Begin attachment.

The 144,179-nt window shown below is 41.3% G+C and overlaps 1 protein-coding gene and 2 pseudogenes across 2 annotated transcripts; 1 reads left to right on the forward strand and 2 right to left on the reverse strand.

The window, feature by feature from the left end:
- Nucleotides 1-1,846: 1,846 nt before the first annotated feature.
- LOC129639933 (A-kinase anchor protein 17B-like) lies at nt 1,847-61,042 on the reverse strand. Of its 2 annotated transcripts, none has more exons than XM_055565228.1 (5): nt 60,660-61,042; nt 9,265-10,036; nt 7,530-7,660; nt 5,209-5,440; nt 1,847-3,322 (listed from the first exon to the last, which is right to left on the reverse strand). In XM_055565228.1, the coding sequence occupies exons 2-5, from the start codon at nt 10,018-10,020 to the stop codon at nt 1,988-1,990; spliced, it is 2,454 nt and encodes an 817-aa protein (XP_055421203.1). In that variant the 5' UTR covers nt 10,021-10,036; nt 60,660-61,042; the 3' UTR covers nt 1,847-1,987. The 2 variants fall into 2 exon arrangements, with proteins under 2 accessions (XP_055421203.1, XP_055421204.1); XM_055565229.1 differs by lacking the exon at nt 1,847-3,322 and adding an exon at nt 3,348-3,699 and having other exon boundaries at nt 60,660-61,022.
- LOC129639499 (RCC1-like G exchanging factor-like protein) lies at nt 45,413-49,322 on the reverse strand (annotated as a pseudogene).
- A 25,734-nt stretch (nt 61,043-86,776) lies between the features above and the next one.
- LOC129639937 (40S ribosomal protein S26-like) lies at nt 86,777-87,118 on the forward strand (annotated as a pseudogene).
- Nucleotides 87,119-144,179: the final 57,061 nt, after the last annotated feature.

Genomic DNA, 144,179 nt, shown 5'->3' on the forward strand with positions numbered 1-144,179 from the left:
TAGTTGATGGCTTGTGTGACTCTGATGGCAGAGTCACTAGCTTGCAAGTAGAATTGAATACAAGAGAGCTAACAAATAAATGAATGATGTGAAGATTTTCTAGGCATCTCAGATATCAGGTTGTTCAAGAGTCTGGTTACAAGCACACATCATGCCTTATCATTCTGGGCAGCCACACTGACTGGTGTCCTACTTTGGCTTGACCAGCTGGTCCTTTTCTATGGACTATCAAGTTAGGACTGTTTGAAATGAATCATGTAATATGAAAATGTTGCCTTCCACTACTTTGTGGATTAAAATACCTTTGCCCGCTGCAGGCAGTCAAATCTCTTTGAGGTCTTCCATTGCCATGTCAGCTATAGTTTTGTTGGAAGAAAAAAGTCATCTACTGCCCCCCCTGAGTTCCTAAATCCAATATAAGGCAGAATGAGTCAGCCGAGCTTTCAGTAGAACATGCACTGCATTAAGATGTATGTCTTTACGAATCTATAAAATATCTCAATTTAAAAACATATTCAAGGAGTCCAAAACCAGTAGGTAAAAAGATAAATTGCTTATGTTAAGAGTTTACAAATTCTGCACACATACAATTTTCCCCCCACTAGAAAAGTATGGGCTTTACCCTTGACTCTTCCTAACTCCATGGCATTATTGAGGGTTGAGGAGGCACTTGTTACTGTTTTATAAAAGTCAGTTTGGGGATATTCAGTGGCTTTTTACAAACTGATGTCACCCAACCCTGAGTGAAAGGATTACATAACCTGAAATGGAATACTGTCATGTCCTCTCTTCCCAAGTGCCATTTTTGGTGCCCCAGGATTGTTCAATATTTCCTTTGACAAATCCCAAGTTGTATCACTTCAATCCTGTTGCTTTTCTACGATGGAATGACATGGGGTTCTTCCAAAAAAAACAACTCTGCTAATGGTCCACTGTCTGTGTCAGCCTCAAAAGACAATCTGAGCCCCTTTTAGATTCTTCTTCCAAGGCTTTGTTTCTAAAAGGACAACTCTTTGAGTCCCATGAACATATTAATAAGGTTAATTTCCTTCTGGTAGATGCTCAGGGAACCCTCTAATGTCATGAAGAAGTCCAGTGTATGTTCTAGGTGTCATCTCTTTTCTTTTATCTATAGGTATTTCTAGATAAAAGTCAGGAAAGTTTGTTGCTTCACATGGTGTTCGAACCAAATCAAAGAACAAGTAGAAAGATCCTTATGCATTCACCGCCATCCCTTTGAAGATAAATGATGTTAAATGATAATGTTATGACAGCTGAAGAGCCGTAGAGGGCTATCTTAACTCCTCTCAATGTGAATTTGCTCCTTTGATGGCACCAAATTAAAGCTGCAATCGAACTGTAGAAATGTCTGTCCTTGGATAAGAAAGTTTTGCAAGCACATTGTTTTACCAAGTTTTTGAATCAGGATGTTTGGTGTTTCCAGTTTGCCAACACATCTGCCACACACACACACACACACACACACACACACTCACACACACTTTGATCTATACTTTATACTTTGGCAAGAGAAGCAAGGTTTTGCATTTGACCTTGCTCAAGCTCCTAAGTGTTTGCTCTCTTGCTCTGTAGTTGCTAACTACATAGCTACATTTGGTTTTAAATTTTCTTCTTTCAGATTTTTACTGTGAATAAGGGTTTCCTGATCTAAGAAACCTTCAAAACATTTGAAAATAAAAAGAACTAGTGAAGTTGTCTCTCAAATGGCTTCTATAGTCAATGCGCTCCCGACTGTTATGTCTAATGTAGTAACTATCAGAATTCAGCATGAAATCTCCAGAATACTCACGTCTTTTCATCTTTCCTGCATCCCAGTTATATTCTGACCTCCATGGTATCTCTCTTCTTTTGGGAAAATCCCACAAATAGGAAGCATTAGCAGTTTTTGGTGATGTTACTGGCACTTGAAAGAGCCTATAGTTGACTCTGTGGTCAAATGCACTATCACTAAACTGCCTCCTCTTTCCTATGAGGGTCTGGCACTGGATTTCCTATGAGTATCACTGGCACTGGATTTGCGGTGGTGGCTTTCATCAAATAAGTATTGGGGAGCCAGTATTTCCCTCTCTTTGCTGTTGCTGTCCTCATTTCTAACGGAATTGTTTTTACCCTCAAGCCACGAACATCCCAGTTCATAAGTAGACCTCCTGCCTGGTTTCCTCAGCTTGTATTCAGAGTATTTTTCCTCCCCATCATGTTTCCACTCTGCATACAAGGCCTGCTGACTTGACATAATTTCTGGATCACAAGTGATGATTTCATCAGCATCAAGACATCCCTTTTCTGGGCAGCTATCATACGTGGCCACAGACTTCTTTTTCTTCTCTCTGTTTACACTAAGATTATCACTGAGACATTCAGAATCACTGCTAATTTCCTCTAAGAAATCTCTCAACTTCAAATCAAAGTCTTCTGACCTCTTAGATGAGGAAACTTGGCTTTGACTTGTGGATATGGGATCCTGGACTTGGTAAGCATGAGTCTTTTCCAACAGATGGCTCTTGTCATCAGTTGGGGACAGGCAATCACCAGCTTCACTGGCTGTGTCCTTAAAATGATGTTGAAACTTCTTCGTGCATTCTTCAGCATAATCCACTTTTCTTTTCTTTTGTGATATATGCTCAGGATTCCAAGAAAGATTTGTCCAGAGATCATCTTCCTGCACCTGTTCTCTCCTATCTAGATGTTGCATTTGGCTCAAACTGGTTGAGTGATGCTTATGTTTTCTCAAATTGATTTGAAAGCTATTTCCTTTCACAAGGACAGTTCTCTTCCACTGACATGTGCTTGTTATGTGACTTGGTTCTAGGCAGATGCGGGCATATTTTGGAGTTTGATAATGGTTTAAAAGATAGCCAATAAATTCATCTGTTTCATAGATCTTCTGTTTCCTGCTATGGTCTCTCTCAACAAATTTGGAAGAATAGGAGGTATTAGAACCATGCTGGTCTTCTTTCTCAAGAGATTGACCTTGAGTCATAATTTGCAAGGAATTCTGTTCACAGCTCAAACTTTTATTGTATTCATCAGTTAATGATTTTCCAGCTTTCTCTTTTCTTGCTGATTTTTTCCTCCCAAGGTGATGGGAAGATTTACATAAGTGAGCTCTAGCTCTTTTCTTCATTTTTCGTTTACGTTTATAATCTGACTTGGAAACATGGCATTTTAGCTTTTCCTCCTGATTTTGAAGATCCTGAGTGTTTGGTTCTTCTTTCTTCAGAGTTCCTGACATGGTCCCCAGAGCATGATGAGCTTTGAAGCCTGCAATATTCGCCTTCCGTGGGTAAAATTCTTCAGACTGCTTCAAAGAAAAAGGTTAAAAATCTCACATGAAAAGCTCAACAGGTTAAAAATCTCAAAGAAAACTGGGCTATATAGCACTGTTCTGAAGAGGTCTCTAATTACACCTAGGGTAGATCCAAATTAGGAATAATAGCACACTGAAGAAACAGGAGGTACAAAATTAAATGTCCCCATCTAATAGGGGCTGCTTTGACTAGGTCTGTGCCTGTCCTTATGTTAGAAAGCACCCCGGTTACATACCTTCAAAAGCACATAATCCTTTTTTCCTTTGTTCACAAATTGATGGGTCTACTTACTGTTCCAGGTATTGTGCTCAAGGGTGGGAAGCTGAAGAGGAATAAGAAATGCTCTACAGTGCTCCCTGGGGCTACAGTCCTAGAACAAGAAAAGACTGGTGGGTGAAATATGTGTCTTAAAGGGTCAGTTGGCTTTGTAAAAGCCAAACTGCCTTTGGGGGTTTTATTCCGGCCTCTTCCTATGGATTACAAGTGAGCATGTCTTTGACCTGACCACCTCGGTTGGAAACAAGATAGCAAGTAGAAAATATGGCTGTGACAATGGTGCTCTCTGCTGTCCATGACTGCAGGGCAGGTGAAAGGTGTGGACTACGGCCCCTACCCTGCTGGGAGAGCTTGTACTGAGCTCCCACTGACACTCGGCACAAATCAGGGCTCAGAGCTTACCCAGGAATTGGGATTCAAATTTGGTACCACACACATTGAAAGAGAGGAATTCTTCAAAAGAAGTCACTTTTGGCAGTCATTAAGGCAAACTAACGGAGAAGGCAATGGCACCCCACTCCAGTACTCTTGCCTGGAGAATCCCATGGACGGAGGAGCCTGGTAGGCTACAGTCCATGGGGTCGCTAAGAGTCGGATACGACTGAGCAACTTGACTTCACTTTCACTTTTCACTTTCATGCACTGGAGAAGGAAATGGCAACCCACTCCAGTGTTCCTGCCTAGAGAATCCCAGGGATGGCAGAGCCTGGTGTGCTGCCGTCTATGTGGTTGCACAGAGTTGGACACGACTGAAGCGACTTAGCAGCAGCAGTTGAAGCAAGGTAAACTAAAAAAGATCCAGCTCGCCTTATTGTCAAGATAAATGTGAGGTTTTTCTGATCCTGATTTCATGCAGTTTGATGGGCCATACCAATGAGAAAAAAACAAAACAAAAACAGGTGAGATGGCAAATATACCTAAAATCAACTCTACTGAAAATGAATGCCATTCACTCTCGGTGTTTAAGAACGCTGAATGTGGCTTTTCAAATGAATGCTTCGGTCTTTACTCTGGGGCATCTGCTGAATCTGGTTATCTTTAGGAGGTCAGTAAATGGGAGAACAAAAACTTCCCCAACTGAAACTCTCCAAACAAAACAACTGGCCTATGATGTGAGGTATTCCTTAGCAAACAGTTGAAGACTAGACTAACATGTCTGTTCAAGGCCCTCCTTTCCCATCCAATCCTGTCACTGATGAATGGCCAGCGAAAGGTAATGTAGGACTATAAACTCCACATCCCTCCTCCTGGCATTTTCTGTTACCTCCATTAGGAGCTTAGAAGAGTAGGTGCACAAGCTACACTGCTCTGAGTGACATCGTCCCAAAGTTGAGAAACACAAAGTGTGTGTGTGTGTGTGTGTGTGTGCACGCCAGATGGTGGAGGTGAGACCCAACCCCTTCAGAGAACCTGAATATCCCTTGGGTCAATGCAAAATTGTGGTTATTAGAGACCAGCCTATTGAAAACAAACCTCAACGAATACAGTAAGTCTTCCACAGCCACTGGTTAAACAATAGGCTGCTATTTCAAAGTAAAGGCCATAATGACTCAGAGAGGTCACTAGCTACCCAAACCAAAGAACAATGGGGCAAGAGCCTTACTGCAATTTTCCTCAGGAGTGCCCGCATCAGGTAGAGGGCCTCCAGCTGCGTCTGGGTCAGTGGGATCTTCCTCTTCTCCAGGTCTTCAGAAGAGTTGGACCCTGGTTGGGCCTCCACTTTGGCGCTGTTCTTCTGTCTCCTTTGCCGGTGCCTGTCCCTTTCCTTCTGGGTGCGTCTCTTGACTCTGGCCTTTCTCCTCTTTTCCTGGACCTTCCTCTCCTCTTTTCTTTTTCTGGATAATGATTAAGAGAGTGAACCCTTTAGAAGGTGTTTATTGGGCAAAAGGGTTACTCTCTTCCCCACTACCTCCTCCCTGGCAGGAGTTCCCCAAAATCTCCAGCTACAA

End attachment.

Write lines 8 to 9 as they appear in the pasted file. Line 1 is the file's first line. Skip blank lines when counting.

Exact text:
- Nucleotides 87,119-144,179: the final 57,061 nt, after the last annotated feature.

Genomic DNA, 144,179 nt, shown 5'->3' on the forward strand with positions numbered 1-144,179 from the left: